I have deep Germanic roots. My grandfather told stories of how his grandparents sat around the table and spoke in German. They were not the immigrants, in fact, I’ve traced back several generations beyond theirs and still haven’t found the immigrant ancestors! This tells me that they were proud of their heritage and carried their culture with them through many generations. Our country is made up of countless cultures all blending together and collectively adopting English as the primary language.
Imagine the census taker. He rode around on a horse or in a buggy or walked. He would have had to deal with the elements, hot sun, soaking rain or blustery wind. He knocks on the door of a farmhouse and is greeted by the farmer’s wife… and a thick accent. If they were not native English speakers, their ability to communicate and answer the census taker’s questions were likely limited.
l have encountered many times what I can only imagine is a problem with understanding thick accents. I have worked on the Limmer family for a long time. They have proven quite challenging to find in the census however. I would never have guessed the differing ways to spell “Limmer” but have had quite a time learning all about it:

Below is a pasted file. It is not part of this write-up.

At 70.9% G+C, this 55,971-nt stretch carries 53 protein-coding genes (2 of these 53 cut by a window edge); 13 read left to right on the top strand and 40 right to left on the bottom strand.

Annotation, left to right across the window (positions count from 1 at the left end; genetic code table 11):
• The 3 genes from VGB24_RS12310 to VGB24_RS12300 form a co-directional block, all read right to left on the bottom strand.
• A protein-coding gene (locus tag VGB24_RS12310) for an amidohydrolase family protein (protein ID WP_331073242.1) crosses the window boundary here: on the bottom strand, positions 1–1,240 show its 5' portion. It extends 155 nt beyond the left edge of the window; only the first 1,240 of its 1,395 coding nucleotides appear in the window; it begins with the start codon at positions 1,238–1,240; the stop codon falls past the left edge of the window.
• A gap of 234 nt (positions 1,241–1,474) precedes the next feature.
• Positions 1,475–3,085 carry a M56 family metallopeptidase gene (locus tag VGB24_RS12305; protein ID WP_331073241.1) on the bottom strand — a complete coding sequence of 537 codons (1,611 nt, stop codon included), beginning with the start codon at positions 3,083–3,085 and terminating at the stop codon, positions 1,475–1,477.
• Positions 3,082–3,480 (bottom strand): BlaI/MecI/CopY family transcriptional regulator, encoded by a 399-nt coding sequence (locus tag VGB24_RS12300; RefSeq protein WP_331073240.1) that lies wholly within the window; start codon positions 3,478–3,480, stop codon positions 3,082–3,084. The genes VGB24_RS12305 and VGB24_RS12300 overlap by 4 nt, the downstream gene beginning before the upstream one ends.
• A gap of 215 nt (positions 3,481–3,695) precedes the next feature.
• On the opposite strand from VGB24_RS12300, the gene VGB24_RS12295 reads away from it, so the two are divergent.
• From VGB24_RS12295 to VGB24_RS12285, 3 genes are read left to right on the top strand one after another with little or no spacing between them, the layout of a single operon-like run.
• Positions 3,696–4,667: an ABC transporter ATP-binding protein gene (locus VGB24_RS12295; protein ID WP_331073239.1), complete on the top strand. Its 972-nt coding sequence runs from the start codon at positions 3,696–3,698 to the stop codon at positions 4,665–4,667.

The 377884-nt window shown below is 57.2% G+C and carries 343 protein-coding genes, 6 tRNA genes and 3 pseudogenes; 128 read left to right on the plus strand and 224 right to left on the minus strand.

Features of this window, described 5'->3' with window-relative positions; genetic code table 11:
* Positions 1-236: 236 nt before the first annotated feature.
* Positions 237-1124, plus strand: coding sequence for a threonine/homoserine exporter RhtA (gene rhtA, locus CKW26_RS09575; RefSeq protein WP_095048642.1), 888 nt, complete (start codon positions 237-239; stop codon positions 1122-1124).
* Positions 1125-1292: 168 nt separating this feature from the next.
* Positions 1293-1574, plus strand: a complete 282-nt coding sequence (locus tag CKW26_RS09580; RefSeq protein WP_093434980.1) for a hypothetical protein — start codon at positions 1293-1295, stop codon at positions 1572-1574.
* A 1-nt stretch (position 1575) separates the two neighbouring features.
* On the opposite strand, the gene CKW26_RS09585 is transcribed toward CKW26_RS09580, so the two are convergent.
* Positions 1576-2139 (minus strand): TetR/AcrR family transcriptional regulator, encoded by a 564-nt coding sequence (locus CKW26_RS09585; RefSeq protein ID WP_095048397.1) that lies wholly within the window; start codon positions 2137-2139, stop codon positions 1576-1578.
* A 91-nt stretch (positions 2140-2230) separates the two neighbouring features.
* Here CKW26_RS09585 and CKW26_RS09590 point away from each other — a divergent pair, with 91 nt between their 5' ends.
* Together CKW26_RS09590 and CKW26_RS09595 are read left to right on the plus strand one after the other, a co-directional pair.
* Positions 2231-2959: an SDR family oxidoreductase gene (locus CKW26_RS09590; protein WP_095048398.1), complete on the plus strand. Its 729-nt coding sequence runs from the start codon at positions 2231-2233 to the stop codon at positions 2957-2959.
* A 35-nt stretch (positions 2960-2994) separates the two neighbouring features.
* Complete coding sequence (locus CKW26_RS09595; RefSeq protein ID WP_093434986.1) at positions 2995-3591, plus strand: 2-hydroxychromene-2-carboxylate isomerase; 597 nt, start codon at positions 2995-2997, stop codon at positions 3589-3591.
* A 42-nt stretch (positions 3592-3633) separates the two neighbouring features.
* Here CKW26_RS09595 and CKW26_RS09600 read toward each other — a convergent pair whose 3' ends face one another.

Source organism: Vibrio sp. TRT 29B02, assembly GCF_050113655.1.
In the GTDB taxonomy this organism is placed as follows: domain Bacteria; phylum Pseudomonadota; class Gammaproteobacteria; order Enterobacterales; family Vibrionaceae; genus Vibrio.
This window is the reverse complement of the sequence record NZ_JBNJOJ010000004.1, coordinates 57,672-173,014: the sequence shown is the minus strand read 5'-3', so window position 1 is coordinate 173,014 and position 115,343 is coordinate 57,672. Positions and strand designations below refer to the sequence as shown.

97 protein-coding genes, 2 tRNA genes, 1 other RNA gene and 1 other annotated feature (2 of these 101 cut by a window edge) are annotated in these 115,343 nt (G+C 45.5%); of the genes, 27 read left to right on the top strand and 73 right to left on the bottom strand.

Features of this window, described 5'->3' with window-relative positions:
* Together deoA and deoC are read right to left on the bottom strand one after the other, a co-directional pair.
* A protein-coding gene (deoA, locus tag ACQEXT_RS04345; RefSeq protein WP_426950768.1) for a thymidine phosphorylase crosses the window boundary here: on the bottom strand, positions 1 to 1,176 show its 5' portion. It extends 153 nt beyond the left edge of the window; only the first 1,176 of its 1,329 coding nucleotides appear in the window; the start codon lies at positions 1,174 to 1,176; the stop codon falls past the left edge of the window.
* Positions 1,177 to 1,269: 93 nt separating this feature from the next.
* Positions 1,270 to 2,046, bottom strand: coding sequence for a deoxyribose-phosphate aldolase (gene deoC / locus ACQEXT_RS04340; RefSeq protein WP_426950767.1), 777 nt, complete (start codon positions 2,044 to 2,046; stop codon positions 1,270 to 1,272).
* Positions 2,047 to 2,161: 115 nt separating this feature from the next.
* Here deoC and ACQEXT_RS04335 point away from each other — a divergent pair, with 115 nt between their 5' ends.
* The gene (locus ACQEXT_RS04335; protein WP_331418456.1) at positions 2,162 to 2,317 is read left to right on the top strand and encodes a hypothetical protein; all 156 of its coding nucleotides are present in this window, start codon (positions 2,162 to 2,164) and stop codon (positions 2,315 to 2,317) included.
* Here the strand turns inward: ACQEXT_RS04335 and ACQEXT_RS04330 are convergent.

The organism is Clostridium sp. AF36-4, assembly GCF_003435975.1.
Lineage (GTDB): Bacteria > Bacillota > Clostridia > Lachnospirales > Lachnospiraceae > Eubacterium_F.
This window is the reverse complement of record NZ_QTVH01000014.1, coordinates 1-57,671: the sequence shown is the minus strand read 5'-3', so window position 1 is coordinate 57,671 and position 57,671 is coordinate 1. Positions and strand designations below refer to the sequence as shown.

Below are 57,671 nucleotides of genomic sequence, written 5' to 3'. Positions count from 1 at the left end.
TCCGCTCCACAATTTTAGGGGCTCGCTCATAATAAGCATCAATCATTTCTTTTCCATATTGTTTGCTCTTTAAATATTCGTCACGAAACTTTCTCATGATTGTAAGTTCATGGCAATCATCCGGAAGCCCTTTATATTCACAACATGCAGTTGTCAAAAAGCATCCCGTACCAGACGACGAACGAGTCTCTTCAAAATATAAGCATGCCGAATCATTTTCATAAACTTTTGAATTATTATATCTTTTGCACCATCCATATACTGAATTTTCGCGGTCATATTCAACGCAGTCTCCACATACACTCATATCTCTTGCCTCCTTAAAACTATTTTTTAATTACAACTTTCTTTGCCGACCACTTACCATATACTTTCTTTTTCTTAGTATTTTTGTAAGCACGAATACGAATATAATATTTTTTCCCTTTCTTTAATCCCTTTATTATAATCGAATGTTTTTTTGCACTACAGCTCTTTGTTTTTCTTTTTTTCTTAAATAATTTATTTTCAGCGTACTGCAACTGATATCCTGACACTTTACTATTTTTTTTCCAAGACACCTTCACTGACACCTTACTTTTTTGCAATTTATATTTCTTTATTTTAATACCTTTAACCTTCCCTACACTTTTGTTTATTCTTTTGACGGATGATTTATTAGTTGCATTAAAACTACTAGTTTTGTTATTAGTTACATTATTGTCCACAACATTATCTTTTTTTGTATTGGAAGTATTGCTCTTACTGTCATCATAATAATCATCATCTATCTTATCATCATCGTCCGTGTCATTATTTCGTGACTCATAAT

And so on… Pondering this difference in spelling, I began to understand the plight of the census taker. First he had to try to understand what they were saying, then he had to try to spell it. And if he asked “How do you spell that?” he would have had to try to understand what letter they were saying. Pronouncement of letters varies from language to language, which I learned from taking Spanish in high school and German in college. (What letter was that?) I can only imagine.
This understanding was highlighted for me here in the 21st century. I went to lunch with my mentor Birdie Holsclaw. The lady at the counter asked for her name so they could call it out when her sandwich was ready. When we sat down, I caught a glimpse of her receipt: “Bertie.” She just typed what she heard. No accents involved! Now, imagine a German sandwich maker…
3 thoughts on “Census Hurdles – Language Barriers”
“L” surnames have often been misindexed as “S”, in the dreadful indexing job on ancestry.com, which was outsourced to a foreign country I’m told. I work on LANDIS/LANDES and a great many of them are indexed as SANDIS. If you’re missing some of your LEEMER-LAMER folks, try searching with an S start and some wild cards.In addition to problems from the census taker trying to understand a foreign accent, remember that we are not seeing the original census pages in most cases. Several copies were made, and we all know how errors can proliferate in each succeeding copy.